[Noisebridge-discuss] [drama] also [actual action] Re: Cynthia and "Asian" Reference

Gopiballava Flaherty gopiballava at gmail.com
Sat Feb 4 16:38:38 PST 2012


On Feb 4, 2012, at 5:25 PM, Joshua Juran wrote:
> In first grade, we had a spelling quiz whose word #19 of 20 was "Hanukkah".  The correct spelling, of course, is in Hebrew, and any representation in English is merely a transliteration.  Since /h/ and /ch/ are not the same sound, I considered "Chanukah" to be more accurate and submitted that as my answer.  Sure enough, it was marked wrong, and when I tried to explain to my teacher that at worst it was arbitrary and at best my spelling was superior, she fell back on "Well, that's the way it is in the book."

Oh, you reminded me of something vaguely similar that happened to me. We were measuring things with rulers. I got marked wrong. Turned out my fancy-looking ruler was rather inaccurate. I pointed out to the teacher that I read my ruler perfectly correctly.

Of course, at least in my case you could say that I should have used better tools. But this was second or third grade, and I didn't understand about calibrating measuring tools.

> Apple Mail and Gmail's Web interface encourage top-posting, but nothing stops you from editing the reply as you wish.  Is iOS Mail different?

I like using a .sig. It puts it in the wrong place - at the top. Cut and paste aren't that hard, but they're a lot harder than with a keyboard/trackpad. Perhaps I'll just turn off my .sig. But I do like the iPad reference in it, not because I want everybody to know I have an iPad but because I'd like to remind them that I'm not being short on purpose, I just don't have a keyboard.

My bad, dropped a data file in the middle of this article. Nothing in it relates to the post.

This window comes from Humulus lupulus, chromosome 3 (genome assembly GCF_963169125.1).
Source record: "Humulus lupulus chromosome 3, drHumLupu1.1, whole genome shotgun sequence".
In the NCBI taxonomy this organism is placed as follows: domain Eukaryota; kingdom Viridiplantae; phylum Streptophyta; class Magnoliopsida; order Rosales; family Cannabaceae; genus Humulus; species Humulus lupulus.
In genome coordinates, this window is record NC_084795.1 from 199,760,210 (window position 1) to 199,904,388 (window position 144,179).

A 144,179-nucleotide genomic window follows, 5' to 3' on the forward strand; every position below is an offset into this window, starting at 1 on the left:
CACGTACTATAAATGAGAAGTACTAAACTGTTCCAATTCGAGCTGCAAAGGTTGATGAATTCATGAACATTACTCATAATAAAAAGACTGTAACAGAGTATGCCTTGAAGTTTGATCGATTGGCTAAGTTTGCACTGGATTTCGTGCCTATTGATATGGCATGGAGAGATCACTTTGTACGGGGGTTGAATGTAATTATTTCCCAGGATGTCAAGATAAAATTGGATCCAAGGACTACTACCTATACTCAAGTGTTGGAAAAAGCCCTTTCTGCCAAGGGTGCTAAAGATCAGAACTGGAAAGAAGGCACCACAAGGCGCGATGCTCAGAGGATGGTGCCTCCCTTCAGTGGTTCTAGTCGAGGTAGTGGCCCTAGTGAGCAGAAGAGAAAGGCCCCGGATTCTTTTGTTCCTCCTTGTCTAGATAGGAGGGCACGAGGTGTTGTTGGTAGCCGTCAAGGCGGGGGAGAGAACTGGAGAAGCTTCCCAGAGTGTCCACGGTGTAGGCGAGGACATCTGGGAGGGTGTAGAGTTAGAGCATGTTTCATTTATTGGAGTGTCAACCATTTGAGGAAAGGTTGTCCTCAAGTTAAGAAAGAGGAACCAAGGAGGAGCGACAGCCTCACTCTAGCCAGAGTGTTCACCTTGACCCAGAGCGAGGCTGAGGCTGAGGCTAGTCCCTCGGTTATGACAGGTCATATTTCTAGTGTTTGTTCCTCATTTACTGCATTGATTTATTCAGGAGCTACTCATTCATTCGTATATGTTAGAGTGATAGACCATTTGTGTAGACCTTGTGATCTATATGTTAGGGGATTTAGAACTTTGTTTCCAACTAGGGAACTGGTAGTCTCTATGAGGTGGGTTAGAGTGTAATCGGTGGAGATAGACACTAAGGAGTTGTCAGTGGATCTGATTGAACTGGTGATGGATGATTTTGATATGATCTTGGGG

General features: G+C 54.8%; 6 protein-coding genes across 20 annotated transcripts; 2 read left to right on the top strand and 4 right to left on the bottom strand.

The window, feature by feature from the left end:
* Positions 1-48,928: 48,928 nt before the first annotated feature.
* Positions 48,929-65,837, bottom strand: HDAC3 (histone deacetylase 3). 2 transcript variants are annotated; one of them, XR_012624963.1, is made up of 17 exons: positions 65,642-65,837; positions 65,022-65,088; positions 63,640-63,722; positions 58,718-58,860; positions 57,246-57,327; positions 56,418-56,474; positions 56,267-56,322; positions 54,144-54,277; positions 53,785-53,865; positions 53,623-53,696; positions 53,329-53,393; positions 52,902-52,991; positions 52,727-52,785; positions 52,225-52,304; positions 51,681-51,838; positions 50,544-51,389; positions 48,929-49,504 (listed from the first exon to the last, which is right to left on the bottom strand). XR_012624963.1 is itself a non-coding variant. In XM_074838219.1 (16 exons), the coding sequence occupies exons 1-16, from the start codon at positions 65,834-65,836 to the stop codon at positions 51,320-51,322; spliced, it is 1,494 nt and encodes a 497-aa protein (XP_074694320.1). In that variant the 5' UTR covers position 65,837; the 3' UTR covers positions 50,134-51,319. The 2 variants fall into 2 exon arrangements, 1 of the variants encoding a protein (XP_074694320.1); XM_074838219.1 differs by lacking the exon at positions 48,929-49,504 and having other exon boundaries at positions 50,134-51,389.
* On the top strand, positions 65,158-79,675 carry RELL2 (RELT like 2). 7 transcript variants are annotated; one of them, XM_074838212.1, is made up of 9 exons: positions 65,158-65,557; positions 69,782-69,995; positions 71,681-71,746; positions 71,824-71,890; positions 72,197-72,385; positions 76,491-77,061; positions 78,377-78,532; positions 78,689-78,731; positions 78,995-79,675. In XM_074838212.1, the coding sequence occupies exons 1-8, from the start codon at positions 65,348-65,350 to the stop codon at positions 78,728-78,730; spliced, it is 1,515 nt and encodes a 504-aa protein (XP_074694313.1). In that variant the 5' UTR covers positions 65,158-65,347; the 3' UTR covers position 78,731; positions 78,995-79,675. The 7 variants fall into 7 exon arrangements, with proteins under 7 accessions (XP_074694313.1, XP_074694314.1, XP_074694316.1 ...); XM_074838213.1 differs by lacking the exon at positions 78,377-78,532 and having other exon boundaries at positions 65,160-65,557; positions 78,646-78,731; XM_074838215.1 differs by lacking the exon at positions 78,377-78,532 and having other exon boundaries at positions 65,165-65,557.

>> PS: You added an extra space after your first period.
> 
> Again, it's deliberate.

PS: You skipped the extra space after your second period in that email :P

> I concede that double-spacing is one of the practices discouraged by the book The Mac is Not a Typewriter.  But that suggests that the practice *is* appropriate for typewritten prose, and the text I write in email (using a fixed-width font) more closely resembles that than it does a published document (as on the Web, where text in HTML is in fact space-condensed).

I thought that the reasoning was based on legibility with mono-spaced fonts on old style typewriters, but I am pretty much just guessing. I don't find either way to really matter for legibility. I really only care when I'm trying to find something to complain about :)



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